The thiazolidinediones, such as rosiglitazone, increase peripheral insulin sensitivity and their use is proposed for the treatment of Alzheimer's disease. However, the mechanisms underlying the potential beneficial effects of rosiglitazone in Alzheimer's disease remain unclear. In previous studies, we observed that Tg2576 Alzheimer mice develop peripheral insulin resistance with age and have much higher serum corticosterone levels than wild-type mice when fasted overnight. We further showed that both of these defects can be ameliorated by rosiglitazone administration. Here, we report that during behavioral testing which involves repetitive overnight fasting, Tg2576 mice administered rosiglitazone exhibited better spatial learning and memory abilities and had lower serum corticosterone levels than untreated Tg2576 mice. When untreated Tg2576 mice were administered metyrapone, a drug that blocks glucocorticoid production, their spatial learning and memory abilities and serum corticosterone levels were similar to those of rosiglitazone-treated mice. We further report here that rosiglitazone attenuated reductions in insulin-degrading enzyme (IDE) mRNA and activity, and reduced amyloid β-peptide (Aβ)42 levels without affecting amyloid deposition, in the brains of Tg2576 mice. These results demonstrate that rosiglitazone attenuates learning and memory deficits in Tg2576 mice and suggest that the effects of the drug on learning and memory, brain IDE levels, and brain Aβ42 levels in the mice may be due to its glucocorticoid-lowering actions.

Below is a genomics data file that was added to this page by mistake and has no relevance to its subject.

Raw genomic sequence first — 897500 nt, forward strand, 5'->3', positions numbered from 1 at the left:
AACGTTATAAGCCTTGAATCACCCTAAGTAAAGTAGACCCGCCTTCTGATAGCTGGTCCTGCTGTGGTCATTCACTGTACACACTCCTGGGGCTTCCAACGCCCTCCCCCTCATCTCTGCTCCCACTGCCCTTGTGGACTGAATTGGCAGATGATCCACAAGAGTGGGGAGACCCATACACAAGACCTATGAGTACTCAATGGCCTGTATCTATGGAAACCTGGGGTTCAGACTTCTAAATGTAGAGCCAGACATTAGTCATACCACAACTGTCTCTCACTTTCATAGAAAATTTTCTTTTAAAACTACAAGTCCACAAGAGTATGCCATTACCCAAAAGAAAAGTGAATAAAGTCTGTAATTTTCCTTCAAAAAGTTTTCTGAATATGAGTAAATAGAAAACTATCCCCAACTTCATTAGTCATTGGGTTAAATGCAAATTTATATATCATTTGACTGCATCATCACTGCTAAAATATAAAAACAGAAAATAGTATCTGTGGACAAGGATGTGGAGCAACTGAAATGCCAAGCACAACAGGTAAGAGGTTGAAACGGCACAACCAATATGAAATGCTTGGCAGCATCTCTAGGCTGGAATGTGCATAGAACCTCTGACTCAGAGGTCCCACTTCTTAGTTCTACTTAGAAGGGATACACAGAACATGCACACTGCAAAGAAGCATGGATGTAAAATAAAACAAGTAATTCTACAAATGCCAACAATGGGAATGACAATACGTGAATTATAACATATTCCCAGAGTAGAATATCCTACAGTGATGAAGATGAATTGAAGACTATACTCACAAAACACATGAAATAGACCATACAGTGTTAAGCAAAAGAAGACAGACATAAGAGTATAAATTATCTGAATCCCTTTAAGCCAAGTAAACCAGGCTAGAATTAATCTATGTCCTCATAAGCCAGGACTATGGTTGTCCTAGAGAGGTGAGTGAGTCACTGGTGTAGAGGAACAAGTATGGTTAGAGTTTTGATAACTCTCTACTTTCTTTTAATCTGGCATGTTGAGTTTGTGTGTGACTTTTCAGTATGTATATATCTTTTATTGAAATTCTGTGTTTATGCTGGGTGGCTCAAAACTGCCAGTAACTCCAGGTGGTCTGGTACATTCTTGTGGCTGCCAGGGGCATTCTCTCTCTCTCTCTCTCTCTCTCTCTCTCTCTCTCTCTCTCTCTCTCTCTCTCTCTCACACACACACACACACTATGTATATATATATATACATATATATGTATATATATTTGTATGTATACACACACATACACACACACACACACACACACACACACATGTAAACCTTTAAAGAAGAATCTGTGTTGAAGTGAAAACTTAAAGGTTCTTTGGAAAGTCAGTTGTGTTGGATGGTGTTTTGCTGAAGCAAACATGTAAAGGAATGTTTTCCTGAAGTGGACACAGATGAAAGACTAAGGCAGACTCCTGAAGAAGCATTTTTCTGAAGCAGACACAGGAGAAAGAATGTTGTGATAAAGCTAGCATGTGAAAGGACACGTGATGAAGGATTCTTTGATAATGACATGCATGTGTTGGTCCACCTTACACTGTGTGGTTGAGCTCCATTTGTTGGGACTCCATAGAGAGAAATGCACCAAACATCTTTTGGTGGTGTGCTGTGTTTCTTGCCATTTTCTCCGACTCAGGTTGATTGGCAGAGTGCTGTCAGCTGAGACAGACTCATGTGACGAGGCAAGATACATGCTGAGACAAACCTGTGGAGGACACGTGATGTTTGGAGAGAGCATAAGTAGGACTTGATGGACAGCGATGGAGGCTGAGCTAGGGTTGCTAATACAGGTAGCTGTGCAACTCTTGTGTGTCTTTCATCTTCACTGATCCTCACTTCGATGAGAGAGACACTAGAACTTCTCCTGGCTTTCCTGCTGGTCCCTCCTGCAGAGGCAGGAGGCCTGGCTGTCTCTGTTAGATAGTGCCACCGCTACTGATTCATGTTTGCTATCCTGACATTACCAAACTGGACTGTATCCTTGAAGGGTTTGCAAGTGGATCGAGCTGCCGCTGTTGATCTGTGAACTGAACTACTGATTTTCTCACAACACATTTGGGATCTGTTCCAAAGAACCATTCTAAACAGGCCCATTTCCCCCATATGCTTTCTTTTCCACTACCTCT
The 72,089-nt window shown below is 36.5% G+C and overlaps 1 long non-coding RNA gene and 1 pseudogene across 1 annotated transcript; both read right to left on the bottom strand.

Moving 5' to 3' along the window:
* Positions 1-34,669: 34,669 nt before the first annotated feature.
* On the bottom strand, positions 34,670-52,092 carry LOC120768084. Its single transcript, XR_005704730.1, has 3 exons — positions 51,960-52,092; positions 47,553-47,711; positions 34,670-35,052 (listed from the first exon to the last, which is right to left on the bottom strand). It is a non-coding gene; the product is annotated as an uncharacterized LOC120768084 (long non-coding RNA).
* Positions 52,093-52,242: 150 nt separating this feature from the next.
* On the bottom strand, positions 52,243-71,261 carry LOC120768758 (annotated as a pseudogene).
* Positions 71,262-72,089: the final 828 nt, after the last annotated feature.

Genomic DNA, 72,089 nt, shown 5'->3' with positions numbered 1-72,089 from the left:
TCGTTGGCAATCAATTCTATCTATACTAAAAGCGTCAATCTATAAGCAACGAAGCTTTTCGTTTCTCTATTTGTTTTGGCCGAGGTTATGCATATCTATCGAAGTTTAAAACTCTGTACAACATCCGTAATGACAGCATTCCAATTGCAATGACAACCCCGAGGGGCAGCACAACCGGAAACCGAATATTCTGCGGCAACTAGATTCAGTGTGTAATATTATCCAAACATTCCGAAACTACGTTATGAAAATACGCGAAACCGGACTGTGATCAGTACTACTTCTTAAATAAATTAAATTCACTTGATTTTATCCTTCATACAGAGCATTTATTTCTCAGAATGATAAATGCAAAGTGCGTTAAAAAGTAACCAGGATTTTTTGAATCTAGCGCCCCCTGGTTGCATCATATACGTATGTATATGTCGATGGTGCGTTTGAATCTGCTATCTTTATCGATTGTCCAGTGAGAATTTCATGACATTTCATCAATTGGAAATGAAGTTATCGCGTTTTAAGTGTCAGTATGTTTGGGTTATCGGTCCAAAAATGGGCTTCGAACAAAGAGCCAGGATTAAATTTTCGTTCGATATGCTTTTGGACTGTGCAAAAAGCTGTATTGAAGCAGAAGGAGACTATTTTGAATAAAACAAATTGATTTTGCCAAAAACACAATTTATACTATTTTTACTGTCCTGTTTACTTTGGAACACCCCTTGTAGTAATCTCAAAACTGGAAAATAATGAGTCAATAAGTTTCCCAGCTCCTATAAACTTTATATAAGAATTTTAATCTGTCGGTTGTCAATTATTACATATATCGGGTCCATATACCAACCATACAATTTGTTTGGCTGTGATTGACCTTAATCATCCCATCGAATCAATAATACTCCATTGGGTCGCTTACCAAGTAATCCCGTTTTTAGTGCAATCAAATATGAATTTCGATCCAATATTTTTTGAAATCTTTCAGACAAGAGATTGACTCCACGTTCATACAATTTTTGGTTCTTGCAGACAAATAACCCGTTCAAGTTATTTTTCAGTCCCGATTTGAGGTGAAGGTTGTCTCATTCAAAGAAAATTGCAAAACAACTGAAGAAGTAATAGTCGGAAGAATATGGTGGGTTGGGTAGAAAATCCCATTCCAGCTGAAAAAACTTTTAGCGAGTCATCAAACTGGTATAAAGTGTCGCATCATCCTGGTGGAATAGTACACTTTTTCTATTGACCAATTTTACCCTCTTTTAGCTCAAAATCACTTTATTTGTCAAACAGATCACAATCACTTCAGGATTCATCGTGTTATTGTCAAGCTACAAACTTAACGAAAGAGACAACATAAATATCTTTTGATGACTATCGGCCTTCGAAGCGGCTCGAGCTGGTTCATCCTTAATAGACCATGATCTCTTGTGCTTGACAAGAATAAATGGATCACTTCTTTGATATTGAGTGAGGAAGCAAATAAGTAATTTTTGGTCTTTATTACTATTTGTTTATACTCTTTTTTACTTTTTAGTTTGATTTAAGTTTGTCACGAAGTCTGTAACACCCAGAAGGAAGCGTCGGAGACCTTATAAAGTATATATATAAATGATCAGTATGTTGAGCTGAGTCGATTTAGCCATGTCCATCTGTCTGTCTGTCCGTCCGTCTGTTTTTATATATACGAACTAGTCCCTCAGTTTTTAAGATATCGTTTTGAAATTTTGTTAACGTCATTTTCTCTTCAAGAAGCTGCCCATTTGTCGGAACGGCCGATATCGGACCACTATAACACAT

- Insulin resistance
- Insulin-degrading enzyme
- Peroxisome proliferator-activated receptor-γ
ASJC Scopus subject areas
- Developmental Neuroscience